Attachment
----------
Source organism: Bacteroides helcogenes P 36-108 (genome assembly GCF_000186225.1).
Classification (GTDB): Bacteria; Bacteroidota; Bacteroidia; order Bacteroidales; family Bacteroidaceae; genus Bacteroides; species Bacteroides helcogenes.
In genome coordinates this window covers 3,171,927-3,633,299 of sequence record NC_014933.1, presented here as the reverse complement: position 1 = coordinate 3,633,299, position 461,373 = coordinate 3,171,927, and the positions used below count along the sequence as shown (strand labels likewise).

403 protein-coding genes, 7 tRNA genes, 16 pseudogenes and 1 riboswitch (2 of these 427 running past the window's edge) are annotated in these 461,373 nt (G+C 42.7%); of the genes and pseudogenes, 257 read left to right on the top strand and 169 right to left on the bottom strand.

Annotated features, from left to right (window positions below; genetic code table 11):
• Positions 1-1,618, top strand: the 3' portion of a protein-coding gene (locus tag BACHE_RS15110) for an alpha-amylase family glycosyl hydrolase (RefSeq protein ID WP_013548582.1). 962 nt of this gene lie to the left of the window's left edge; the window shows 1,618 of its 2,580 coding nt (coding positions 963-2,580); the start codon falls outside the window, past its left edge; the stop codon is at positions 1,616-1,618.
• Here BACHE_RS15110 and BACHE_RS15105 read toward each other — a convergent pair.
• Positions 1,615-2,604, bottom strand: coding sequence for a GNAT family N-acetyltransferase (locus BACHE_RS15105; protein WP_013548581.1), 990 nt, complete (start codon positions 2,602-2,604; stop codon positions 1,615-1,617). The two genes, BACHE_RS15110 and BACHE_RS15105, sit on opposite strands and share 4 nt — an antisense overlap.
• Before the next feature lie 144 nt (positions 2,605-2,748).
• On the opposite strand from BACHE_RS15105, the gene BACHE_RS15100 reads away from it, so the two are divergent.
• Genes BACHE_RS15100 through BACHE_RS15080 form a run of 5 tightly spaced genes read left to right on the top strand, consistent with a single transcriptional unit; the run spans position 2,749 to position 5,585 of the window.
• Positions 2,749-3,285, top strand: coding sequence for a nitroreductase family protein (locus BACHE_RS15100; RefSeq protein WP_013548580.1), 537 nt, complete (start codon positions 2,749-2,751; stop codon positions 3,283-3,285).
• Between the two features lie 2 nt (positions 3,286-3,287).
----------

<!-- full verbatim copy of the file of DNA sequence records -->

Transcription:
Source organism: Bacteroides helcogenes P 36-108 (genome assembly GCF_000186225.1).
Classification (GTDB): Bacteria; Bacteroidota; Bacteroidia; order Bacteroidales; family Bacteroidaceae; genus Bacteroides; species Bacteroides helcogenes.
In genome coordinates this window covers 3,171,927-3,633,299 of sequence record NC_014933.1, presented here as the reverse complement: position 1 = coordinate 3,633,299, position 461,373 = coordinate 3,171,927, and the positions used below count along the sequence as shown (strand labels likewise).

403 protein-coding genes, 7 tRNA genes, 16 pseudogenes and 1 riboswitch (2 of these 427 running past the window's edge) are annotated in these 461,373 nt (G+C 42.7%); of the genes and pseudogenes, 257 read left to right on the top strand and 169 right to left on the bottom strand.

Annotated features, from left to right (window positions below; genetic code table 11):
• Positions 1-1,618, top strand: the 3' portion of a protein-coding gene (locus tag BACHE_RS15110) for an alpha-amylase family glycosyl hydrolase (RefSeq protein ID WP_013548582.1). 962 nt of this gene lie to the left of the window's left edge; the window shows 1,618 of its 2,580 coding nt (coding positions 963-2,580); the start codon falls outside the window, past its left edge; the stop codon is at positions 1,616-1,618.
• Here BACHE_RS15110 and BACHE_RS15105 read toward each other — a convergent pair.
• Positions 1,615-2,604, bottom strand: coding sequence for a GNAT family N-acetyltransferase (locus BACHE_RS15105; protein WP_013548581.1), 990 nt, complete (start codon positions 2,602-2,604; stop codon positions 1,615-1,617). The two genes, BACHE_RS15110 and BACHE_RS15105, sit on opposite strands and share 4 nt — an antisense overlap.
• Before the next feature lie 144 nt (positions 2,605-2,748).
• On the opposite strand from BACHE_RS15105, the gene BACHE_RS15100 reads away from it, so the two are divergent.
• Genes BACHE_RS15100 through BACHE_RS15080 form a run of 5 tightly spaced genes read left to right on the top strand, consistent with a single transcriptional unit; the run spans position 2,749 to position 5,585 of the window.
• Positions 2,749-3,285, top strand: coding sequence for a nitroreductase family protein (locus BACHE_RS15100; RefSeq protein WP_013548580.1), 537 nt, complete (start codon positions 2,749-2,751; stop codon positions 3,283-3,285).
• Between the two features lie 2 nt (positions 3,286-3,287).